The Recreational Fishing Alliance (RFA) and its Florida chapters ask you now to stand up and be heard!

On Thursday, January 17 (Destin) and Tuesday, January 22 (St. Petersburg), the Gulf of Mexico Fishery Management Council (Gulf Council) is going out for scoping of public opinion of regional fisheries management. Both meetings are set to begin at 6 p.m. and will conclude no later than 9 p.m.

According to representatives at the Gulf Council, the scoping meetings are meant to gather public input on the subject of regional management of recreational red snapper. Gulf anglers are being asked to provide comments with regard to Reef Fish Amendment 39 pertaining to the concept of regional management of recreational red snapper in the Gulf of Mexico. Scenarios being discussed at the Gulf Council pertain to breaking up the Gulf by regional and state boundaries, while also addressing red snapper allocation.

A video has been posted at You Tube ( which explains how this new regional approach could impact Gulf anglers, and it’s a presentation which is sure to cause concern for anglers throughout the Gulf region, especially in terms of sector separation goals.

RFA executive director Jim Donofrio said it only takes 24 seconds watching the video to understand the problem with coastal fisheries management like red snapper. “It’s a federal issue, it was Congress reauthorizing the Magnuson-Stevens Act in 2006 by unanimous consent in the Senate and including language which has led to a rebounding population of red snapper at the expense of our recreational fishing community,” Donofrio said.

Donofrio said that much of the language written into Magnuson-Stevens in 2006 at the urging of environmental groups has pitted members of the recreational fishing community against each other in recent years, particularly in terms of private anglers and the for-hire sector. “One of the most divisive arguments in our recreational community now is how our federally permitted vessels deal with regional management measures which have state seasons open while federal waters are closed,” Donofrio said. “The federal law has forced fisheries managers to ratchet down regulations so severely that we’re arguing over single days on the water where we once talked of full seasons of fisheries.”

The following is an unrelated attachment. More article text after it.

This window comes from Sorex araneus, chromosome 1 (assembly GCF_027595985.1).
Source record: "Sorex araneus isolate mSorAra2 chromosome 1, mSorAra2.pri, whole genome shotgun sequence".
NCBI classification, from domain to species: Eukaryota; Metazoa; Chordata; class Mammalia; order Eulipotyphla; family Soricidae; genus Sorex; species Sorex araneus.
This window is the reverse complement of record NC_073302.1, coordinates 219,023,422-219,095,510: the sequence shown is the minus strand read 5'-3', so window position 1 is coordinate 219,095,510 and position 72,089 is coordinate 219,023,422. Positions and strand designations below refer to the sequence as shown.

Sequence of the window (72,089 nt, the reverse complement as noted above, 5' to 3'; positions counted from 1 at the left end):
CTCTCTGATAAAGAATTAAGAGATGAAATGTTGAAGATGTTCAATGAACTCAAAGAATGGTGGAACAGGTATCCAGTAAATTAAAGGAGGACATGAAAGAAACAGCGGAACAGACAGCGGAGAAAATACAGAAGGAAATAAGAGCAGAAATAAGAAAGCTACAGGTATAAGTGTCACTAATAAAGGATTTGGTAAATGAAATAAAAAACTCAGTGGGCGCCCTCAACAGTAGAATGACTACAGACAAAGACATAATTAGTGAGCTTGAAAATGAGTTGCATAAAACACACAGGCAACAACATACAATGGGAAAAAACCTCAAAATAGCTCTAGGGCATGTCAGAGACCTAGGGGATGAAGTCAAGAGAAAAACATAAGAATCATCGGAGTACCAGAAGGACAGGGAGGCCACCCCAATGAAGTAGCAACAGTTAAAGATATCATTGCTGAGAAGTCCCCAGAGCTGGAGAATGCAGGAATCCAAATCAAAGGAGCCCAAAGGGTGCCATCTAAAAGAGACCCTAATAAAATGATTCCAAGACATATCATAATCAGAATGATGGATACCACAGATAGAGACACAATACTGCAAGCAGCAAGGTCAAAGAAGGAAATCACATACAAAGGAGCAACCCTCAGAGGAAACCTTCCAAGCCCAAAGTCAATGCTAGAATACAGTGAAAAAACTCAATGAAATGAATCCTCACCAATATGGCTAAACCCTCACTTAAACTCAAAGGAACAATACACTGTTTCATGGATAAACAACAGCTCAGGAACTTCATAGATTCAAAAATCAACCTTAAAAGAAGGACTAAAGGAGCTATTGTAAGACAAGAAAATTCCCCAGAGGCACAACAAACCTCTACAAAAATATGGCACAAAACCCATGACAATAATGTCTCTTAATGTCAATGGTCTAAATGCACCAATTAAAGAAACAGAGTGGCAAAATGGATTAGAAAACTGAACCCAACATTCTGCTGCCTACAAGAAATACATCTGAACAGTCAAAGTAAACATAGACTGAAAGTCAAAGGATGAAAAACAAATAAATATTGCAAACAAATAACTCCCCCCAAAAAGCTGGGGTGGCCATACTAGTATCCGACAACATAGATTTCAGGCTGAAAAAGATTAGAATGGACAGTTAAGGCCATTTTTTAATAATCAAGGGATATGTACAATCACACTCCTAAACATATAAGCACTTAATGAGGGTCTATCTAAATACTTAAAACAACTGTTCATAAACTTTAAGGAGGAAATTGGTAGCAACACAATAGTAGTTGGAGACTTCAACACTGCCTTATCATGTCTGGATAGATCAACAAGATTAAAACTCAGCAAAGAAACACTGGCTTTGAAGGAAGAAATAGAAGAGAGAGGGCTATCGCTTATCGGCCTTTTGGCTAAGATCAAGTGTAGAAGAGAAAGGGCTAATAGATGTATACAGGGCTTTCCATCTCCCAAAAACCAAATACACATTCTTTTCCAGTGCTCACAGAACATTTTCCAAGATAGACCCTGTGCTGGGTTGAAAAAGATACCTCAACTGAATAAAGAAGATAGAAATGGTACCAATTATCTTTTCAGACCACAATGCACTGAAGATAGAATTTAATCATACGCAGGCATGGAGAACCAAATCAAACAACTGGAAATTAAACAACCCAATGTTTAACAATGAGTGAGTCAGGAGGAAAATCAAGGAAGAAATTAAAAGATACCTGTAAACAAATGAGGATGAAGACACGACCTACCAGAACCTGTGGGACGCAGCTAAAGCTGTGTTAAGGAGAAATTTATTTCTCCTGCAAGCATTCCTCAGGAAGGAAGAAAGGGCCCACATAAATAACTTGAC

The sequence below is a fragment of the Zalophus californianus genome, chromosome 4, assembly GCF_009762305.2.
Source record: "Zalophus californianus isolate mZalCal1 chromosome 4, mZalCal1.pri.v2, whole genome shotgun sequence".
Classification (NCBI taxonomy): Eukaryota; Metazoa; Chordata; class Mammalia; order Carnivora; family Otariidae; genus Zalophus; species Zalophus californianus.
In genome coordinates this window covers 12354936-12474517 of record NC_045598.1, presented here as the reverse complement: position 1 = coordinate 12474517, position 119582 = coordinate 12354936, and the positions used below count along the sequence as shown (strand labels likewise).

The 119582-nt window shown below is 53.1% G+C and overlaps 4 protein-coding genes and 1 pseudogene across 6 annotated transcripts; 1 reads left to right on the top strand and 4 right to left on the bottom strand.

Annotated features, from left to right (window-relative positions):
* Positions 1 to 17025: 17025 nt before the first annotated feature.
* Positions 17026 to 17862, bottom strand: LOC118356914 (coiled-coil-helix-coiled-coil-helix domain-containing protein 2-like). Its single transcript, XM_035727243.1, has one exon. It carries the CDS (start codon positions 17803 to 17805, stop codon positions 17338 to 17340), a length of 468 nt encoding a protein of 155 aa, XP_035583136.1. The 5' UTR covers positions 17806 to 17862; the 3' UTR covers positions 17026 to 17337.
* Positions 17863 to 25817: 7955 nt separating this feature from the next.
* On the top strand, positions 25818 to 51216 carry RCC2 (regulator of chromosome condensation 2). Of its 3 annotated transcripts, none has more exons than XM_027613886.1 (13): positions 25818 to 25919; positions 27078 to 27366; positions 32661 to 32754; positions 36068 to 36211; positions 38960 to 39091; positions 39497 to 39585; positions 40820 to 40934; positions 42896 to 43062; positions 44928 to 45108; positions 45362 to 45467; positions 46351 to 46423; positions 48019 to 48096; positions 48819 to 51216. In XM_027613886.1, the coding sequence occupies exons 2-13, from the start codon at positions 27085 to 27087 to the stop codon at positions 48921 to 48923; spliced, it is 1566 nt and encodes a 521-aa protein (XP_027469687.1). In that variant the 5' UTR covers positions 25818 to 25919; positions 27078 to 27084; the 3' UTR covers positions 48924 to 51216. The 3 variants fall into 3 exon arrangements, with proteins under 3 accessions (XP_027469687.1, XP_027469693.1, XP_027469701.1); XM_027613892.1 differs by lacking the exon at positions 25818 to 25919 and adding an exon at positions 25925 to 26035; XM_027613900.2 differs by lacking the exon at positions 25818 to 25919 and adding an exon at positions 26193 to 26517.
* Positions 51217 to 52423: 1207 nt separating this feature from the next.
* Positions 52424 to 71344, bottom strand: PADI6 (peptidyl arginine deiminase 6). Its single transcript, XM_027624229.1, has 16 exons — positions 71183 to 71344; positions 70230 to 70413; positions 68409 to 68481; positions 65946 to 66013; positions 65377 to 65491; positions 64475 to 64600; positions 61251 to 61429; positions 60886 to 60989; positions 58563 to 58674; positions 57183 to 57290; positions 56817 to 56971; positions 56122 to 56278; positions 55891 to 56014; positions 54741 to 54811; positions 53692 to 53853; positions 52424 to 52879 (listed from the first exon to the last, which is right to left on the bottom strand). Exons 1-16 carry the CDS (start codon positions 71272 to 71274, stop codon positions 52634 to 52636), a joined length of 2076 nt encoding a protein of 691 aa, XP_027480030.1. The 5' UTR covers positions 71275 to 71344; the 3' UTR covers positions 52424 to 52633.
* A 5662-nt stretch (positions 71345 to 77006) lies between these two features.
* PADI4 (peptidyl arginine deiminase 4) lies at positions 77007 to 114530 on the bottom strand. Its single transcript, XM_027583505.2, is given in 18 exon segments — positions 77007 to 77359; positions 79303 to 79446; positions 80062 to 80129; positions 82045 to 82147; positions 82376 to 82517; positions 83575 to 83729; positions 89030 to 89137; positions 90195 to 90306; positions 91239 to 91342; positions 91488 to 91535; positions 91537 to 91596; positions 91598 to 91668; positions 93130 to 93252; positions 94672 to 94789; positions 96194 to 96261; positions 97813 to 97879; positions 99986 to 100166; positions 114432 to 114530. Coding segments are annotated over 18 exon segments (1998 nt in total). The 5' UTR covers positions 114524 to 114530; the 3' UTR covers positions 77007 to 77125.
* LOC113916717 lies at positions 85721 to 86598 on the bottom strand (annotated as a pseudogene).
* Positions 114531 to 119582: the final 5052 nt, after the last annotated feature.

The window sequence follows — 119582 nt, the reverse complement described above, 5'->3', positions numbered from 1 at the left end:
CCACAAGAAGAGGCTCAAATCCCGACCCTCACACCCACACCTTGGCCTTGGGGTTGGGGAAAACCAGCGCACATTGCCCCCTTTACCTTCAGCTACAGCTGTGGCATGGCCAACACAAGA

RFA’s Forgotten Coast (RFA-FC) chairman Capt. Tom Adams says it’s getting harder and harder for business owners to keep their faith while fighting to keep their heads above water. “This is a dejected, depressed bunch of people being forced out of business by bad laws and miserable fisheries management,” Capt. Adams said. “This is Florida, fishing capital of the world, with a 27-day snapper season, what a joke!”

“Everyone agrees there are more red snapper out there than there ever has been,” Adams noted. The Mexico Beach charter boat captain noted that there was an 8-month season on red snapper just a few years ago at a time when there was statutory overfishing occurring with the stock. In the spring, NOAA Fisheries announced findings from a newly updated population assessment that shows overfishing of Gulf of Mexico red snapper has ended and the population is rebounding, allowing NOAA the ability to increase fishing catch limits for the species from 7.53 million pounds to 8.08 million pounds. However, Capt. Adams and RFA noted that even adding another 1 million pounds of red snapper to the recreational quota only adds an additional 7 days of available fishing for Gulf anglers, a devastating fisheries management contradiction.

“How’s that for fishery management, as the population of fish grows the days which anglers are allowed on the water is reduced,” Donofrio said. “When fish stocks are low, managers stop us from fishing to protect the fish, yet as the population grows and the stocks become more plentiful, managers do the exact same thing, they stop us from fishing to protect the fish.”

Image courtesy Recreational Fishing Alliance

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